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Nuclear Lamina binds the EBV genome during latency and regulates viral gene expression

By Lisa Beatrice Caruso, Rui Guo, Sarah Boyle, Kelsey Keith, Jozef Madzo, Jason Wasserman, Andrew Kossenkov, Benjamin Gewurz, Italo Tempera

Posted 05 Aug 2021
bioRxiv DOI: 10.1101/2021.08.05.455214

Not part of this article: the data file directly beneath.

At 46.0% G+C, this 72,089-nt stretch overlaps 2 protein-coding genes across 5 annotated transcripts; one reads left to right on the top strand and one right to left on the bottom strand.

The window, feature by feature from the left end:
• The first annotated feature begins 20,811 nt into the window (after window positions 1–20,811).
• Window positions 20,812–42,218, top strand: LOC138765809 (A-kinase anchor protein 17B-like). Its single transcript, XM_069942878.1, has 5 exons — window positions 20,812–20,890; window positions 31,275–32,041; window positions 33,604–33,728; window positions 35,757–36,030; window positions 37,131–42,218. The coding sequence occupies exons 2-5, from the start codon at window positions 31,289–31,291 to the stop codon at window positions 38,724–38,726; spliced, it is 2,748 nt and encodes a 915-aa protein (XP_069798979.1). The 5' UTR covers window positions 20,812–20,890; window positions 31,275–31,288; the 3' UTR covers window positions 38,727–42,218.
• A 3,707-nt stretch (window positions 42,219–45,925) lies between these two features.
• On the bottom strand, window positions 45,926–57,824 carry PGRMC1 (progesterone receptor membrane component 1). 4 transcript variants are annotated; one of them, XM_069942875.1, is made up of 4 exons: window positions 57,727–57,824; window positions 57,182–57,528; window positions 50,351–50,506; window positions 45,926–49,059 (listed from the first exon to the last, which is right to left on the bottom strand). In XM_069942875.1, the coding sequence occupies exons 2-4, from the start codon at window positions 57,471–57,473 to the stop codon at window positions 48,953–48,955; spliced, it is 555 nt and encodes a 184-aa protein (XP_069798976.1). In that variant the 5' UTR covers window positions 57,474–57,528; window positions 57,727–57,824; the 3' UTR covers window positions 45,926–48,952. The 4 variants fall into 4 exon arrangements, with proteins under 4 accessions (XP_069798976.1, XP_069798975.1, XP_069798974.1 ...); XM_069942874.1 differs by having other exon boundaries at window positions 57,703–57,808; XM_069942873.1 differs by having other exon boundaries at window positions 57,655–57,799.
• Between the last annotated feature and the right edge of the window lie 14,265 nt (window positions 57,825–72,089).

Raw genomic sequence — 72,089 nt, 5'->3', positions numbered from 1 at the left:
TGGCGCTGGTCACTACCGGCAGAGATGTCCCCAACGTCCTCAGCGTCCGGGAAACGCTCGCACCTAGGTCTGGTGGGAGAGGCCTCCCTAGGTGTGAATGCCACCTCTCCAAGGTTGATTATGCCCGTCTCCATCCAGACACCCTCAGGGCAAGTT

The Epstein Barr virus (EBV) establishes a persistent latent infection in almost 90% of the population worldwide. EBV latent infection is associated with several malignancies of epithelial and lymphoid origin. In latently infected cells, the EBV genome persists as a chromatinized episome that expresses a limited set of viral genes. Latent genes are expressed in different patterns that are referred to as latency types. Latency types coincide with varying stages of EBV infection and various malignancies. Our previous work demonstrated that latency types correlate with differences in the composition and structure of the EBV episome. Several cellular factors, including nuclear lamina, regulate chromatin composition and chromatin architecture. The interaction with nuclear lamina has already been studied in the context of EBV lytic reactivation. Still, the role of nuclear lamina in controlling EBV latency has not been investigated. Here, we reported that nuclear lamina is also another essential epigenetic regulator of the EBV episome. First, we observed that in B cells, EBV infection affects the composition of nuclear lamina by inducing the expression of Lamin A/C, and Lamin A/C is present only in EBV+ B cells expressing the Type III latency program. By ChIP-seq, we determined that lamins, Lamin B1 and Lamin A/C, bind the EBV genome, and their binding correlates with deposition of the histone repressive mark H3K9me2. By RNA-seq, we observed that the knock-out of Lamin A/C alters EBV gene expression in B cells and decreases H3K9me2 levels across the viral genome. Our data indicate that the interaction between lamins and the EBV episome contributes to the epigenetic control of viral genes expression during latency, suggesting a restrictive function of the nuclear lamina in the host response against the intrusion of viral DNA into the nucleus.

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